Japanese researchers discovered that a polysaccharide known as Fucoidan, found in kombu and other types of brown seaweed (wakame, mozuku, and hijiki), causes various types of established cancer cell lines to self-destruct. BIOFILAM (MODIFIed LAMInaria, or MODIFI-LAN) was developed and named in Russia by Russian scientist Maslyokov Yuri Pavlovich in 1991 (PATENT RU# 2030885 and RU# 2019981). He worked in the State Rehabilitation Institute, where victims of the Chernobyl nuclear catastrophe underwent treatment. The healing qualities of seaweed had been known for centuries, so the Russian government instructed scientists to find an effective and powerful remedy for the radiation poisoning of that particular population. After trying out various forms of algae, one type yielded the best scientific data for this purpose. It was the brown seaweed known as Laminaria japonica, which grows wild in the northern Pacific Ocean off the coast of uninhabited seashore far to the east of Russia. One of the main qualities of Laminaria Japonica is its high content of alginates, which are enhanced by the extraction process used to produce BIOFILAM. Alginates are the most effective organic elements that enable the human body to get rid of heavy metals and toxins. Not all "algae" have alginates; blue or green algae does not. According to scientific testing, only laminaria japonica brown seaweed does! The unique patented methods of low-temperature extraction, as well as the quality of this seaweed, are key. BIOFILAM has up to 55% of the highest quality alginates. What is U-Fucoidan? About 4 percent of the total dry weight of many types of brown seaweed consists of a polysaccharide known as Fucoidan. Fucoidan is a sulfated polysaccharide that possesses a complex structure. Its chief components include a sulfuric esterified L-fucose, and the trace elements of galactose, xylose, and glucuronic acid.Working cooperatively, Takara Shuzo's Biomedical Research Laboratories and the Research Institute for Glycotechnology Advancement were able to confirm the presence of two different types of Fucoidan molecules in brown seaweed.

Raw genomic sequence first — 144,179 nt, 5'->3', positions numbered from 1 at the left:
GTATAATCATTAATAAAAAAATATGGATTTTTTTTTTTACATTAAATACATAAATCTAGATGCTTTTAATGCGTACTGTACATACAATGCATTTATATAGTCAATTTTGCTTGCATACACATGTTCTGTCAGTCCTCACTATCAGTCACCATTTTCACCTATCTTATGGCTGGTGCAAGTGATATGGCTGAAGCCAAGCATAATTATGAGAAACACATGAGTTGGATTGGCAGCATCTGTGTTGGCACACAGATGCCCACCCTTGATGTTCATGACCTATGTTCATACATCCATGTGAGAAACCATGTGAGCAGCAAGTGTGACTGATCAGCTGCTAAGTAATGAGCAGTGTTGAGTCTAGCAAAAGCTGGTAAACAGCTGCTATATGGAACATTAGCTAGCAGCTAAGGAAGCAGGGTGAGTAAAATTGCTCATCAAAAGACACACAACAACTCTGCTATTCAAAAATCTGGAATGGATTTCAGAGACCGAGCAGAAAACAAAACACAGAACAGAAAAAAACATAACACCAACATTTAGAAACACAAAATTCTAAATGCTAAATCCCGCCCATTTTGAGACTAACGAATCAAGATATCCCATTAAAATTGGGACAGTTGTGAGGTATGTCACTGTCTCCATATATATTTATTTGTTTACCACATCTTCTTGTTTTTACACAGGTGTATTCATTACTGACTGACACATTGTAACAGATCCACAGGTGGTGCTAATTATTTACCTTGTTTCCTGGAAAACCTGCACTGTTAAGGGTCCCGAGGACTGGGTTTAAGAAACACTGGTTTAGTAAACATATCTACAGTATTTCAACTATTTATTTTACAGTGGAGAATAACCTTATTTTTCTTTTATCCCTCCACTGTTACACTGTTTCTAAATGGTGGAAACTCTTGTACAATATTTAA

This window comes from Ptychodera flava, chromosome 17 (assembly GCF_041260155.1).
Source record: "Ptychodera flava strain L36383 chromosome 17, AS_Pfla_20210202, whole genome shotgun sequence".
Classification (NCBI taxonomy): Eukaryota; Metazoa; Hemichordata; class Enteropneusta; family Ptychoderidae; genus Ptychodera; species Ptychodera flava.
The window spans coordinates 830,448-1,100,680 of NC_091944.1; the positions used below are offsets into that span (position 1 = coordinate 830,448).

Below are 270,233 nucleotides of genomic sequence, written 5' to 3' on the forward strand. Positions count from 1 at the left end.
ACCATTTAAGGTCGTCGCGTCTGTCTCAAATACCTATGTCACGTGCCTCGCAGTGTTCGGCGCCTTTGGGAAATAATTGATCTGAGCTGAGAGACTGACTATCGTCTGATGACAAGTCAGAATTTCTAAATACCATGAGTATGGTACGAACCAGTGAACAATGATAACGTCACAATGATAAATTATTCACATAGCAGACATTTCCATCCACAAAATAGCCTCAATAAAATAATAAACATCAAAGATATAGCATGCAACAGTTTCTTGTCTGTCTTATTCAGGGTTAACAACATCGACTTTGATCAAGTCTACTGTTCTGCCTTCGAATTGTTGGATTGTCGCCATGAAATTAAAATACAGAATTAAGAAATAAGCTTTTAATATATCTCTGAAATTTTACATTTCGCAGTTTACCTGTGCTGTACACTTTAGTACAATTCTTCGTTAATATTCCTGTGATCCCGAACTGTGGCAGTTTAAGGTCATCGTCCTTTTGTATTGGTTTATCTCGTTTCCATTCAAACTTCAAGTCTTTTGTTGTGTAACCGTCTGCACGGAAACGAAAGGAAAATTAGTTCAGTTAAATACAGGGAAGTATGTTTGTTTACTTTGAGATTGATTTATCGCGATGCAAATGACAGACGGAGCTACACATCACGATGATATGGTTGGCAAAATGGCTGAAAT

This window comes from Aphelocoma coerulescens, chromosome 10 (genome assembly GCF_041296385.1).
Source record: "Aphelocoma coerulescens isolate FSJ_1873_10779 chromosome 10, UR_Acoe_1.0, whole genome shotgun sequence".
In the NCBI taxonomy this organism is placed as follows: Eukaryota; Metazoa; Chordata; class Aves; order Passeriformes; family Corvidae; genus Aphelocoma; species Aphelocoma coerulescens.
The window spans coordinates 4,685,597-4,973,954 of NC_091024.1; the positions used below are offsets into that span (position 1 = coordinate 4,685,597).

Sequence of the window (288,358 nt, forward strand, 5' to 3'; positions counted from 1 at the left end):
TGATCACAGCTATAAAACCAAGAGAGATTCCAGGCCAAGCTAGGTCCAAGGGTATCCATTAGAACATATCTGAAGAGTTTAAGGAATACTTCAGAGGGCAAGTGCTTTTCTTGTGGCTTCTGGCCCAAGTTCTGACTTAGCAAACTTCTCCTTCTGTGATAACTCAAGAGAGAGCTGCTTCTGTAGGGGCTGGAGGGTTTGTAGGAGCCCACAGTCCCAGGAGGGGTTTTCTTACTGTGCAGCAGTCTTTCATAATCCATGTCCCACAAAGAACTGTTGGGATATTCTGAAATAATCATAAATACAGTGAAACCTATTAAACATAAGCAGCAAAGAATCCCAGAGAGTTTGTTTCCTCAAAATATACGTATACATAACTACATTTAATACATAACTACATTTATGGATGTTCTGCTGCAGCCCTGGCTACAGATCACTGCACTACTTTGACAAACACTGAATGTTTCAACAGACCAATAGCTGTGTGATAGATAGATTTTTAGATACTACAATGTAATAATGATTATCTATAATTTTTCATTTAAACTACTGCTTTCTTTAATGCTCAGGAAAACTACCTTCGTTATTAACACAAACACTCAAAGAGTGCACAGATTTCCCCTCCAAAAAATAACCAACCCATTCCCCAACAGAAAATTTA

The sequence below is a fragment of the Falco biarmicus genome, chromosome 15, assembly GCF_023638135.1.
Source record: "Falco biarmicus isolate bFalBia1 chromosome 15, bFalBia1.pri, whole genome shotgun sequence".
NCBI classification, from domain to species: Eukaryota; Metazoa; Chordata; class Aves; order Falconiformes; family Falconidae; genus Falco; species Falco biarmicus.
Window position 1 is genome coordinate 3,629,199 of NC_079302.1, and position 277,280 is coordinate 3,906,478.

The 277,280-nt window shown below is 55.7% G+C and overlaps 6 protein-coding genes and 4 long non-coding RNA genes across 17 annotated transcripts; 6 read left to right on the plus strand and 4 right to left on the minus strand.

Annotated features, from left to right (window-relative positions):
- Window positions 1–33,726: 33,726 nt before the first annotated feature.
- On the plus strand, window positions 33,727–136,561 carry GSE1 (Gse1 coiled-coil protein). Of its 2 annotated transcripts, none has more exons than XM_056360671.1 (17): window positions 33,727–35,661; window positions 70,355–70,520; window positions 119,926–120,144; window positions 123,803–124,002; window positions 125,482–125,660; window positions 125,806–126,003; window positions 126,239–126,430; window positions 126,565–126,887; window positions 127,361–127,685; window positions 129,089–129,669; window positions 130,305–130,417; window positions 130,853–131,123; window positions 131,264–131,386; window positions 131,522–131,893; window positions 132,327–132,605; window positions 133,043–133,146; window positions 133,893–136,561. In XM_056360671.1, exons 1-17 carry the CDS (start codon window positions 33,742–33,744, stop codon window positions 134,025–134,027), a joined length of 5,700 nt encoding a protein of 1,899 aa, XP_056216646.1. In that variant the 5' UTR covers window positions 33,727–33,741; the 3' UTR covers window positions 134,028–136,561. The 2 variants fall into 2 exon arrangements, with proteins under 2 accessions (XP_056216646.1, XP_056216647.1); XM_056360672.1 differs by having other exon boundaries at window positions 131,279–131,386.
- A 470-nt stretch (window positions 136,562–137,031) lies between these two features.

|Posted by Sonia on May 14, 2016 at 8:20 PM||913 Views|